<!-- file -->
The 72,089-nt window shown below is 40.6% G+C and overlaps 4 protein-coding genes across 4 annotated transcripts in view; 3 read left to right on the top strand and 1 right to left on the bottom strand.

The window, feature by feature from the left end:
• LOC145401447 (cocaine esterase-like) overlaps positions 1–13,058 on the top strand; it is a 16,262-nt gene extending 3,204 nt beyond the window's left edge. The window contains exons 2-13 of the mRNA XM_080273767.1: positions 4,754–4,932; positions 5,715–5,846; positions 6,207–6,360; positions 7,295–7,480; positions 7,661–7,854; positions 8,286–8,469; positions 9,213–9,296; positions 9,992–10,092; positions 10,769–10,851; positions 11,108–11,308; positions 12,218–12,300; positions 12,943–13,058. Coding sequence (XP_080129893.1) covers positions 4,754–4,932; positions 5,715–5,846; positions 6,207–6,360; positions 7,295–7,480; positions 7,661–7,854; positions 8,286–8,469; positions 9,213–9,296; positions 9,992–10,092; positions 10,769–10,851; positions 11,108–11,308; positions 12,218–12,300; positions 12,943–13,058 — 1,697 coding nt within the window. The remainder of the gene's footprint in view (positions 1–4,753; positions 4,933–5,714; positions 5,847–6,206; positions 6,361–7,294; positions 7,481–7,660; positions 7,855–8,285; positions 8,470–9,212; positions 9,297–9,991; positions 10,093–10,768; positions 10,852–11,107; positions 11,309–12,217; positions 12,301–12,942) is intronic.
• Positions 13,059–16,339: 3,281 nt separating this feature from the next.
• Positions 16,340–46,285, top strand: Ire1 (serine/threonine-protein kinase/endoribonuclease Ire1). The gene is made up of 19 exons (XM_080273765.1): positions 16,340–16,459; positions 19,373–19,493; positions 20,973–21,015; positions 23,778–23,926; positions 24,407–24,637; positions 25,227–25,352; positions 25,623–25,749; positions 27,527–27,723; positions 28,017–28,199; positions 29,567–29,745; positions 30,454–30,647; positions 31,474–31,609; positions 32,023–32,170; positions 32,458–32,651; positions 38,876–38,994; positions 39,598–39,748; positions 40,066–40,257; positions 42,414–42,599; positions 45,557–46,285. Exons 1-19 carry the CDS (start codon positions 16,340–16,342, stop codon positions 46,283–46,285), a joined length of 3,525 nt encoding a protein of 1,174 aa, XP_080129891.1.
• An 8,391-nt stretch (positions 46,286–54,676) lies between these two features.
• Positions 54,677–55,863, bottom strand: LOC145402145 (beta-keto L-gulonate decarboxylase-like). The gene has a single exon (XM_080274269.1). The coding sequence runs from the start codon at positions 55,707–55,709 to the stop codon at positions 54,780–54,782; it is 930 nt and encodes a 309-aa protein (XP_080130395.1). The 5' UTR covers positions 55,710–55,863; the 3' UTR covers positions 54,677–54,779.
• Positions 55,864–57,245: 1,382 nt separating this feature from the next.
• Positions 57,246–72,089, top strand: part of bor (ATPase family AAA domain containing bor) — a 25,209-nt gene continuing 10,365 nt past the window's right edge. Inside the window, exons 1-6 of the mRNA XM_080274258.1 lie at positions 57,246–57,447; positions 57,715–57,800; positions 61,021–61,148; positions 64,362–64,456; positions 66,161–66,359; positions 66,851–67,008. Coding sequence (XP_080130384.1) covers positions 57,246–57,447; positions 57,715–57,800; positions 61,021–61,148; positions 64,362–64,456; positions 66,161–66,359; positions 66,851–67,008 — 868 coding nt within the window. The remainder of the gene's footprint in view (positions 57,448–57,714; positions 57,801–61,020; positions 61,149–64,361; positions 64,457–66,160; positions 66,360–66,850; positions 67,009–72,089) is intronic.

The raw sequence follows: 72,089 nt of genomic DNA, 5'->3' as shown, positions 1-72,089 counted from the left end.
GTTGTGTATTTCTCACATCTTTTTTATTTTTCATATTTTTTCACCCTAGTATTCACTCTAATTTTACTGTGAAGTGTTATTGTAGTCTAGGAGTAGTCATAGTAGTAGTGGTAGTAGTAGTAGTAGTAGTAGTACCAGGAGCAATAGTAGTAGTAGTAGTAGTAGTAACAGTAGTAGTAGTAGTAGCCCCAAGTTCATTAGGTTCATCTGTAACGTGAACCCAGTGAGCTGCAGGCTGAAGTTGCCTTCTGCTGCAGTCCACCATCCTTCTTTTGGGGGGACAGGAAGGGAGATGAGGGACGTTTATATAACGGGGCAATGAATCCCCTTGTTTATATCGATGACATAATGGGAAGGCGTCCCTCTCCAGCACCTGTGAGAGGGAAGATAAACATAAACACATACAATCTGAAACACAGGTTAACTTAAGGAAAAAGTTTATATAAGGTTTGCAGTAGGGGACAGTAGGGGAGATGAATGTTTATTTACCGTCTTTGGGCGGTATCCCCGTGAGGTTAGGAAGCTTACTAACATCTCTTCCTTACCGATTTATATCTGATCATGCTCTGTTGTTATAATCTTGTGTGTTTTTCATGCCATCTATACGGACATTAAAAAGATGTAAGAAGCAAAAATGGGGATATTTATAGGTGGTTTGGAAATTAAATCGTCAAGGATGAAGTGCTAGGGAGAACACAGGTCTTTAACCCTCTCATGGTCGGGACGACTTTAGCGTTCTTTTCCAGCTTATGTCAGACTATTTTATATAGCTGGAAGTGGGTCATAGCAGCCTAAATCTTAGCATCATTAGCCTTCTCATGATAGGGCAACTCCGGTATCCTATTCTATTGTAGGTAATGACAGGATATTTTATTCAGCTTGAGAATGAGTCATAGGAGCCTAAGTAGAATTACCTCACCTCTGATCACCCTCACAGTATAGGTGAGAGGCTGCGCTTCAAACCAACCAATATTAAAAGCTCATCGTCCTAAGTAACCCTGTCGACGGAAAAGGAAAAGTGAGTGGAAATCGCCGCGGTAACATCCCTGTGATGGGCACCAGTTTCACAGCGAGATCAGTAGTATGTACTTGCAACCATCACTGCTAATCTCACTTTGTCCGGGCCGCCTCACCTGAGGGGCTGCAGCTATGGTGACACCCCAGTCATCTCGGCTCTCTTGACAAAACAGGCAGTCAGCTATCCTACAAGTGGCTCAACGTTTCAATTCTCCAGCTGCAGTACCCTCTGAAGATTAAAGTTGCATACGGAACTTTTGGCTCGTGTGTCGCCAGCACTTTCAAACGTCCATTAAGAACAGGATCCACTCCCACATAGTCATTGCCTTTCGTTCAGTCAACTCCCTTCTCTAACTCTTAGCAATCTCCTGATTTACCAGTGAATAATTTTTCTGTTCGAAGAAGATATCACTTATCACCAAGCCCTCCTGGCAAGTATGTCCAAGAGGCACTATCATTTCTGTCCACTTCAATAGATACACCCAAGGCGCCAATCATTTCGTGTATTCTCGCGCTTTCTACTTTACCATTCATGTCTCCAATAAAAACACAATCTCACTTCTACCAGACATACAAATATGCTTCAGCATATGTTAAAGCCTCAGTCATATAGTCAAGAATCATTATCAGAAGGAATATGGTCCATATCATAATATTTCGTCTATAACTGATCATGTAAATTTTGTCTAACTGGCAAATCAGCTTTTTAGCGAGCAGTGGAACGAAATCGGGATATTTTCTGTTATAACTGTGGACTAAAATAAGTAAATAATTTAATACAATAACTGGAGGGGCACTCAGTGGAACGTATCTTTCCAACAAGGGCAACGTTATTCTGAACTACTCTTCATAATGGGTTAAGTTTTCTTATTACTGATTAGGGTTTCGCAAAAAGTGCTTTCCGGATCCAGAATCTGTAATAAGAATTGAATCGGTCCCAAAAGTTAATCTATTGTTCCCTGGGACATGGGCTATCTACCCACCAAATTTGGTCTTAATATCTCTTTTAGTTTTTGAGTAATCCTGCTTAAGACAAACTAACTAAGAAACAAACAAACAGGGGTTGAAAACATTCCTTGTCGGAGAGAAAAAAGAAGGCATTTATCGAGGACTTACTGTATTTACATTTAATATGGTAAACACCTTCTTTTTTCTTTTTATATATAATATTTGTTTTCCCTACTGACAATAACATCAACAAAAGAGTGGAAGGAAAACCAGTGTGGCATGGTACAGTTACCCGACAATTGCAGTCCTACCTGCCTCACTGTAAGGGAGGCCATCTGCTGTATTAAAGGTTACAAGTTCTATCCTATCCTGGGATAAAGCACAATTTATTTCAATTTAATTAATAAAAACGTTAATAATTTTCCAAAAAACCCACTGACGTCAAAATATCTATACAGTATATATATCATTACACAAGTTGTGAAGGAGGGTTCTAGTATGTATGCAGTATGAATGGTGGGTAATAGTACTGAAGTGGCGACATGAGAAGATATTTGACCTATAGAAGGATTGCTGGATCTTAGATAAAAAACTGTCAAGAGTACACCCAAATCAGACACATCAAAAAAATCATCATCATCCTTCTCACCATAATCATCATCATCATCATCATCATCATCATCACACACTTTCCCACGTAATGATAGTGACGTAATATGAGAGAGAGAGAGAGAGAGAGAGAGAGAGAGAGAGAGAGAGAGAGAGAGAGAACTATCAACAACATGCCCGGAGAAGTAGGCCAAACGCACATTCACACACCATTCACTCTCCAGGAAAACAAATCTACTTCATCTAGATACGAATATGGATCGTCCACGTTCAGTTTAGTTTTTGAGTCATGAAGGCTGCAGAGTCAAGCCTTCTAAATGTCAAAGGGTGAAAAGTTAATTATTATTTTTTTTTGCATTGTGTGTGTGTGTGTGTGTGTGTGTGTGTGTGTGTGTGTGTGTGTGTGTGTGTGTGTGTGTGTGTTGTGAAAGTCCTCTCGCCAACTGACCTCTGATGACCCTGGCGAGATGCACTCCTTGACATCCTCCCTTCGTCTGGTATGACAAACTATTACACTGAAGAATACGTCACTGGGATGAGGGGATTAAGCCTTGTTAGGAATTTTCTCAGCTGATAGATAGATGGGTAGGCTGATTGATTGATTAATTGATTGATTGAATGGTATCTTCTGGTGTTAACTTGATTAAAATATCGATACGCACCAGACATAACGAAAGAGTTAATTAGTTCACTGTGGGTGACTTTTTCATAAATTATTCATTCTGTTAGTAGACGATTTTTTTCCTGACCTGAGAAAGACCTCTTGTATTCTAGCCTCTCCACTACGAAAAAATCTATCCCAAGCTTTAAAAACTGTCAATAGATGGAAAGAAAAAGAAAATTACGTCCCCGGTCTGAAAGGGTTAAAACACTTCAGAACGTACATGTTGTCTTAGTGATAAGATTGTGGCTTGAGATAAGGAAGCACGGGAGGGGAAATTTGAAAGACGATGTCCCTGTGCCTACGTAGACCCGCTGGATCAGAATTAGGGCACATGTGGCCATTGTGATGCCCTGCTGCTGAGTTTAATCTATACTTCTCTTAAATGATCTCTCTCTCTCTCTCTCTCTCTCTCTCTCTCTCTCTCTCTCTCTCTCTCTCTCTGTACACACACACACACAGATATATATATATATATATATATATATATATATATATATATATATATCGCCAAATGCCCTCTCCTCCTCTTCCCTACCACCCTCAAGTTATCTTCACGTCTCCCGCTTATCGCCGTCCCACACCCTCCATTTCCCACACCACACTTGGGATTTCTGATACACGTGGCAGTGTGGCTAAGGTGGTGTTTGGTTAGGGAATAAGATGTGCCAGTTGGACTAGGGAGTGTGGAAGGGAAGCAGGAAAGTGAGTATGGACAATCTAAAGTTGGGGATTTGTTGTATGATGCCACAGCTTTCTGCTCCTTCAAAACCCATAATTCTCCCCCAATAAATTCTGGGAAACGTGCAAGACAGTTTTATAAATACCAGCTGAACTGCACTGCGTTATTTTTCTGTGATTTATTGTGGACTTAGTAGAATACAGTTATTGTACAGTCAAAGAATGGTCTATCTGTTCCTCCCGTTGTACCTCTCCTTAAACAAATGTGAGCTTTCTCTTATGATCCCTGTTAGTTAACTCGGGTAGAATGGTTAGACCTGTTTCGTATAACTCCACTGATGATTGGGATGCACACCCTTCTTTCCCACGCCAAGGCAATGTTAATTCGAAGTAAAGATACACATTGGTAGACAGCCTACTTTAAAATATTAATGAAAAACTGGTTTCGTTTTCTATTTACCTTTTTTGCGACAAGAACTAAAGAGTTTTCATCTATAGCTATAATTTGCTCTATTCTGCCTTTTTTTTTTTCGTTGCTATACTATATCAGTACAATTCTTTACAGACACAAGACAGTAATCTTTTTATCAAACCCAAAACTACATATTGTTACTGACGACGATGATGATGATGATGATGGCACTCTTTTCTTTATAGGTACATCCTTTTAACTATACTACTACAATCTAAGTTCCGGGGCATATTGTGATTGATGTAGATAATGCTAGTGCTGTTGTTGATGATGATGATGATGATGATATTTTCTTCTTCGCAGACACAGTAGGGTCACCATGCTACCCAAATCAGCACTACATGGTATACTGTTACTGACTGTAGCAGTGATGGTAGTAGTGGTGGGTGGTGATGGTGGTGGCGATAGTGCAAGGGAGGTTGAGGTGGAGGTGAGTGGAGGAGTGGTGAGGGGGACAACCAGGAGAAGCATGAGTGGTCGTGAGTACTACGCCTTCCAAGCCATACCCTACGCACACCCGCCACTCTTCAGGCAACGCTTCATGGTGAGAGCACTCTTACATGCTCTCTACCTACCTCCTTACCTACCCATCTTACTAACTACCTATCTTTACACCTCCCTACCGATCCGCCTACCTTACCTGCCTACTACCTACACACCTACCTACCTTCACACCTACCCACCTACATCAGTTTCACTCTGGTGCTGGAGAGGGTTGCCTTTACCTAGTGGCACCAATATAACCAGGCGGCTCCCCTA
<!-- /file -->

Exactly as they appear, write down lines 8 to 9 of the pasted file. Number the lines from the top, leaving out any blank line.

• Positions 55,864–57,245: 1,382 nt separating this feature from the next.
• Positions 57,246–72,089, top strand: part of bor (ATPase family AAA domain containing bor) — a 25,209-nt gene continuing 10,365 nt past the window's right edge. Inside the window, exons 1-6 of the mRNA XM_080274258.1 lie at positions 57,246–57,447; positions 57,715–57,800; positions 61,021–61,148; positions 64,362–64,456; positions 66,161–66,359; positions 66,851–67,008. Coding sequence (XP_080130384.1) covers positions 57,246–57,447; positions 57,715–57,800; positions 61,021–61,148; positions 64,362–64,456; positions 66,161–66,359; positions 66,851–67,008 — 868 coding nt within the window. The remainder of the gene's footprint in view (positions 57,448–57,714; positions 57,801–61,020; positions 61,149–64,361; positions 64,457–66,160; positions 66,360–66,850; positions 67,009–72,089) is intronic.